With what we face each day—spiritual forces of evil against us (Ephesians 6), our own tendency to sin, & other intimidating challenges—do we want a tame and declawed and defanged lion, a god who looks & acts like us and who plays by our ever-changing set of rules, our rules of engagement? Or do we want the wild and untamable Lion of Judah who is BIGGER & BETTER than us & is all-powerful, Who acts on His unchanging set of rules, His holiness & righteousness, regardless of the “approval ratings” from His constituents? Do we want the LORD to do what is right, or to do what we want?

3. Fearing God is an important part of our relationship with the LORD.

Not terror, but reverence and awe. Not hiding from Him in terror like Adam & Eve,
but coming near Him in reverence and taking off our sandals like Moses.

Hebrews 12:28-29: “Therefore, since we are receiving a kingdom that cannot be shaken, let us be thankful, and so worship God acceptably with reverence and awe, 29 for our “God is a consuming fire.” [Deuteronomy 4:24]

In a court of law, 99% of people make the conscious choice to not mouth-off or get sarcastic with the judge—the judge has the ability to fine you, hold you in contempt of court, and curtail your freedom. Even when we don’t like the verdict the judge gives, the vast majority of people act and speak with the utmost respect in a courtroom because of the authority and power of the judge…he/she is simply not to be messed with. At all!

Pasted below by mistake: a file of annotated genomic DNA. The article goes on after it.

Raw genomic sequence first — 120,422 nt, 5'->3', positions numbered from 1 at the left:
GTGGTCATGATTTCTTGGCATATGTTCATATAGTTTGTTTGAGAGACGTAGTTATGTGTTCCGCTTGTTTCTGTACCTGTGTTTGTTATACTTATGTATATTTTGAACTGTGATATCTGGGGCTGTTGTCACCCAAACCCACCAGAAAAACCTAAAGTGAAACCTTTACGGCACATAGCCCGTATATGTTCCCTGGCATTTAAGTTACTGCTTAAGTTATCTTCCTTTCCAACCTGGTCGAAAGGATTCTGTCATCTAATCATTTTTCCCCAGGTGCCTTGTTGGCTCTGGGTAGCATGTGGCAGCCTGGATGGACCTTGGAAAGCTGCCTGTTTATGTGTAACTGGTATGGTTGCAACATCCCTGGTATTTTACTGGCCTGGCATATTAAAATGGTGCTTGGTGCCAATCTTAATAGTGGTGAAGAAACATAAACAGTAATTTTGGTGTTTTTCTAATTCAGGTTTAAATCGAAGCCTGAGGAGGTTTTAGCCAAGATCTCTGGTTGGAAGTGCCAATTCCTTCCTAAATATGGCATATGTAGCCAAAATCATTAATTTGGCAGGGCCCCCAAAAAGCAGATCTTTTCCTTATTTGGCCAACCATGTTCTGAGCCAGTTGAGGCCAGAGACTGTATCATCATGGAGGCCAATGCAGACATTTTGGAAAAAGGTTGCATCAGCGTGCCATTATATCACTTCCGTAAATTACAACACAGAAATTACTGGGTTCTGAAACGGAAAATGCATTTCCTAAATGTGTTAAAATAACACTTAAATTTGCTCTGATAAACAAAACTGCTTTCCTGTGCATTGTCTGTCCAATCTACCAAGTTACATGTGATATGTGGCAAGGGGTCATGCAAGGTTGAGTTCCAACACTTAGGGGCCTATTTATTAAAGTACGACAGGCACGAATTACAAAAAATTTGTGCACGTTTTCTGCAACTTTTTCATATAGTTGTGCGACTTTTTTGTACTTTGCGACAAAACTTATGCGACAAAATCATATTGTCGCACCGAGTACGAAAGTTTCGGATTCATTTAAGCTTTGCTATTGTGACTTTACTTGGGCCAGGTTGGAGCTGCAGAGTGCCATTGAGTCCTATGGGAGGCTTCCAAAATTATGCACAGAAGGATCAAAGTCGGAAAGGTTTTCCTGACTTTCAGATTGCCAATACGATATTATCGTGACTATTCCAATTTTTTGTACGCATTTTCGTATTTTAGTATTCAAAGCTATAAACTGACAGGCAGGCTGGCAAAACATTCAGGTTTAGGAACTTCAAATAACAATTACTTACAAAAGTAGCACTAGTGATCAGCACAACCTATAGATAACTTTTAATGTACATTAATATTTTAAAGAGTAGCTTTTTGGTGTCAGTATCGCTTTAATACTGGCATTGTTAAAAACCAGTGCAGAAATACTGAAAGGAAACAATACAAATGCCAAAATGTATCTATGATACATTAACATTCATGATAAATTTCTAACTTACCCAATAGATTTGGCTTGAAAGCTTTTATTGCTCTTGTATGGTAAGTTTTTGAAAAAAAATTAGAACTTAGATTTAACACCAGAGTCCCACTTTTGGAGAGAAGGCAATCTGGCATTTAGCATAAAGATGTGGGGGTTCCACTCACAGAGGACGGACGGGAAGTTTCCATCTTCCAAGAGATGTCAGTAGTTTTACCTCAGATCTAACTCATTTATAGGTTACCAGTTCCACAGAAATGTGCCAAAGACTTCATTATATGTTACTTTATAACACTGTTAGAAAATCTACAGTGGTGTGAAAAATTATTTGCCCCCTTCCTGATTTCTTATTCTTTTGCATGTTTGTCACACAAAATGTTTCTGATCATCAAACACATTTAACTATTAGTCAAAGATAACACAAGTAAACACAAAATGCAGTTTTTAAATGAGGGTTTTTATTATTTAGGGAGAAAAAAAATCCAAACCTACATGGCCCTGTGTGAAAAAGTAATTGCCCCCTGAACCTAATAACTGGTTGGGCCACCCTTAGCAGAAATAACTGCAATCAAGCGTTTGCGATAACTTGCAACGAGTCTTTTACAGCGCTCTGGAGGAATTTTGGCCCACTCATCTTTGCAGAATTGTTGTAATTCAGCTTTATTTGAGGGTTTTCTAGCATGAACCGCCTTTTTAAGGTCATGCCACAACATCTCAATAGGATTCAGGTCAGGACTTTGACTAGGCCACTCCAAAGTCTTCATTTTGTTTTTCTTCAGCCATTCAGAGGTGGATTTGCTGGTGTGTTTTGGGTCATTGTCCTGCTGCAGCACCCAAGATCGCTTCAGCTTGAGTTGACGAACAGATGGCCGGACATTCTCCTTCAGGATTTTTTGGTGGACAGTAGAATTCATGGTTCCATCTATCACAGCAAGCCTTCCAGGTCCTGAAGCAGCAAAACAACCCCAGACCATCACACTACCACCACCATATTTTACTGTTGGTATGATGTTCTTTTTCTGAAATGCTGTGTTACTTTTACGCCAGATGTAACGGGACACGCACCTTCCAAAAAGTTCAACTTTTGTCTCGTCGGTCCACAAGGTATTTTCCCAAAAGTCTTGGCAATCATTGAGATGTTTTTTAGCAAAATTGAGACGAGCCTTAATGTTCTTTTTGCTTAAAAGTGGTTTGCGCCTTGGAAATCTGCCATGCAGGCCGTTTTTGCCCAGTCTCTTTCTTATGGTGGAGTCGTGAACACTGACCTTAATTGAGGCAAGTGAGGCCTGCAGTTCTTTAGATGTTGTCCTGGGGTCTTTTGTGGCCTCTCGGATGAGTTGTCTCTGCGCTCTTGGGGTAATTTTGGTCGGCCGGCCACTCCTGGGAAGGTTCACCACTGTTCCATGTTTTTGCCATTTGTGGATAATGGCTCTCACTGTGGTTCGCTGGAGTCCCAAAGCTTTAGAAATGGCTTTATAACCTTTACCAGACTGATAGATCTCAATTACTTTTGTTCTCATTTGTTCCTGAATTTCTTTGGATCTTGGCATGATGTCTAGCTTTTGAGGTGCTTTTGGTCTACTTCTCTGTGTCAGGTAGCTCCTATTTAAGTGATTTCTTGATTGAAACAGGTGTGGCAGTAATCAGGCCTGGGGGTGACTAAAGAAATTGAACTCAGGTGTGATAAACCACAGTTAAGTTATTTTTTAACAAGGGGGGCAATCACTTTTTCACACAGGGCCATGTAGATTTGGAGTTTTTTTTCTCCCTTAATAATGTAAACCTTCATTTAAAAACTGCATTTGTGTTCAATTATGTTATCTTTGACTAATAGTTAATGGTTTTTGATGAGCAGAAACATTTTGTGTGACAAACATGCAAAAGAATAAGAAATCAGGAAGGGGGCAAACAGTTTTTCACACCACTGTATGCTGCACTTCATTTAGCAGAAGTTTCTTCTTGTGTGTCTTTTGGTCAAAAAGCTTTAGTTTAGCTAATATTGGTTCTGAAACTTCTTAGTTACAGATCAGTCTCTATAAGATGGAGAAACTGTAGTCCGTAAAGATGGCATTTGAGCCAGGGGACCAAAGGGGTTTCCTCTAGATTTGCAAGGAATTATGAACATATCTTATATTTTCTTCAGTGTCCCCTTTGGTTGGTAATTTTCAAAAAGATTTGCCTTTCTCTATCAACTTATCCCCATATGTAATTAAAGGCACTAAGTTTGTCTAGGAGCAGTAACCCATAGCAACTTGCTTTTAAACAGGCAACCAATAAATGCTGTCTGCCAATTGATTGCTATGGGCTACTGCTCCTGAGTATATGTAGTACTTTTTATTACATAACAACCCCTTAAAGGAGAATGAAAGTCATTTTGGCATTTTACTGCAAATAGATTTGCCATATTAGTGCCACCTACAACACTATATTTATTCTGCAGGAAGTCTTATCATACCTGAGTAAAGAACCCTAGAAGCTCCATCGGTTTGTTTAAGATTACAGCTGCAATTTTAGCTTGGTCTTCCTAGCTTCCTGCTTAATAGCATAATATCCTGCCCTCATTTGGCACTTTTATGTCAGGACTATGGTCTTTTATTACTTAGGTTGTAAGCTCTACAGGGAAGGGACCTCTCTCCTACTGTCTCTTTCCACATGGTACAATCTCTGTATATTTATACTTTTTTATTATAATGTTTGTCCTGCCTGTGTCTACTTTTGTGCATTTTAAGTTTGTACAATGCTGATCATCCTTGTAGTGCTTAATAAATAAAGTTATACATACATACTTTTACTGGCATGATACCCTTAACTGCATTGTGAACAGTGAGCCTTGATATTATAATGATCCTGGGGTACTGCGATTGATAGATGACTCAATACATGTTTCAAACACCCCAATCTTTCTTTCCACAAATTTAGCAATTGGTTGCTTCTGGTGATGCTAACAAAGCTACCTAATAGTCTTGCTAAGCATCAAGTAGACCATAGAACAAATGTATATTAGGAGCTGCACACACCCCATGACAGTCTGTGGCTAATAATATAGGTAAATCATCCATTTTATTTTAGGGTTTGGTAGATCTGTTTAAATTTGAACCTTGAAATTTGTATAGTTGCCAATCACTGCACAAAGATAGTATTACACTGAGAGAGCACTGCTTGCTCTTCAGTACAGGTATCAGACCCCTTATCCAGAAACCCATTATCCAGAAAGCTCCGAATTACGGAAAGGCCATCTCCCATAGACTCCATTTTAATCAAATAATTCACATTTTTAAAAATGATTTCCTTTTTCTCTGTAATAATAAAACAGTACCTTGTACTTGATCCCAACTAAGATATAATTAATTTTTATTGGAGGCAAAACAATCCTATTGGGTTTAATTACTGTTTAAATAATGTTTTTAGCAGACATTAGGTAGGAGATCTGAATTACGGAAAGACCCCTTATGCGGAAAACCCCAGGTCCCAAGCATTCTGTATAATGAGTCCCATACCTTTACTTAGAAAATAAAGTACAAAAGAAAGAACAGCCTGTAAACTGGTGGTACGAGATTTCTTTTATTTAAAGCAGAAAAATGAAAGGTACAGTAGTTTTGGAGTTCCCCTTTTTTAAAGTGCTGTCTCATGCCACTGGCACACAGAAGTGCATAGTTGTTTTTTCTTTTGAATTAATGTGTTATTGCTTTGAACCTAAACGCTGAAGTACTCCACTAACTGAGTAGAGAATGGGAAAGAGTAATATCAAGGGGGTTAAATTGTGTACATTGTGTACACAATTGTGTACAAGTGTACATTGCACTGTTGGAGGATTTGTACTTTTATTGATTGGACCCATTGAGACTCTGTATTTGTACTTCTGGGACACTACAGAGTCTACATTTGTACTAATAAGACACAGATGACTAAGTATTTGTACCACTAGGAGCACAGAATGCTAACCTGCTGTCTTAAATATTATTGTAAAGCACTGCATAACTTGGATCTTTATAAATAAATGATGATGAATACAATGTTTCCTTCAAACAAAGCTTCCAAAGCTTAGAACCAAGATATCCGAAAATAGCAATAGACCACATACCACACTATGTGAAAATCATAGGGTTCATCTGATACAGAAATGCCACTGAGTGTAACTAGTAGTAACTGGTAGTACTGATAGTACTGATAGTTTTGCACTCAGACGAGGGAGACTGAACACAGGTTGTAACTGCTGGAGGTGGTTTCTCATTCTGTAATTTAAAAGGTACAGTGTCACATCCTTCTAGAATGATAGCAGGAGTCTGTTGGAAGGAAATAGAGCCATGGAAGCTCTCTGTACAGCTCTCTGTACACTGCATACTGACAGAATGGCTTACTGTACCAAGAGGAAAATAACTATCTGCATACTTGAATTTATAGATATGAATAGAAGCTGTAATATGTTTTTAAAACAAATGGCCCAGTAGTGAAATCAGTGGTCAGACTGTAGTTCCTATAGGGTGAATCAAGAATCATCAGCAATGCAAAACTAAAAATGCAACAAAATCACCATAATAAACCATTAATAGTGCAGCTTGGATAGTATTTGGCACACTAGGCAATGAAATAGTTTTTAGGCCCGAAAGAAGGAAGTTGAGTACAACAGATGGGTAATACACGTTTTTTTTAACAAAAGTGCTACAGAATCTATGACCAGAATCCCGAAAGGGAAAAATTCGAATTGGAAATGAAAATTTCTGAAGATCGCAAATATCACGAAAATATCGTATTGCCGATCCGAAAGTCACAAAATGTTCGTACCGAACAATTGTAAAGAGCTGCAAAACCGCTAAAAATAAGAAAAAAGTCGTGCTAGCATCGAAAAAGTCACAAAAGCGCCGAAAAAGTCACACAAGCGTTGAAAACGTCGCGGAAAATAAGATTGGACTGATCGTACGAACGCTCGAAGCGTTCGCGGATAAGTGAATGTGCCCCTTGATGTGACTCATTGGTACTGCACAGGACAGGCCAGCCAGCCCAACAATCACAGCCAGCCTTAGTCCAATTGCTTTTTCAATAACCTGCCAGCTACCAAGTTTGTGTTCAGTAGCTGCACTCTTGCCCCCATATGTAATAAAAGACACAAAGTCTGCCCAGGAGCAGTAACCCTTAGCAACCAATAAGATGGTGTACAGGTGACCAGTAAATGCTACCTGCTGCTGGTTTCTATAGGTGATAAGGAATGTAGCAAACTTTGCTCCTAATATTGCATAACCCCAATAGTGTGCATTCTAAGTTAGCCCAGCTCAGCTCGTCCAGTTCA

God wants to teach us to treat Him the same way, even when we don’t like/agree with what He says in His Word, what He does in our lives, the verdicts He renders toward us or others.

This is one of the weaknesses of the evangelical or non-denominational church in the U.S. today (and there are many strengths!): we often don’t know about the fear of the LORD. God has blessed us to focus on the approachability of God, of coming to Christ Jesus as you are…but we do not also focus on reverence for God, being in awe of Him, that wisdom that causes us to flee from sin because we don’t want to cross God or disrespect Him. So we are good at high-fiving Jesus but not taking off our shoes in His house.

Psalm 147:10-11:
His pleasure is not in the strength of the horse,
nor his delight in the legs of the warrior;
11 the Lord delights in those who fear him,
who put their hope in his unfailing love.

Exodus 18:21: But select capable men from all the people—men who fear God, trustworthy men who hate dishonest gain—and appoint them as officials over thousands, hundreds, fifties and tens.

Exodus 20:20: Moses said to the people, “Do not be afraid. God has come to test you, so that the fear of God will be with you to keep you from sinning.”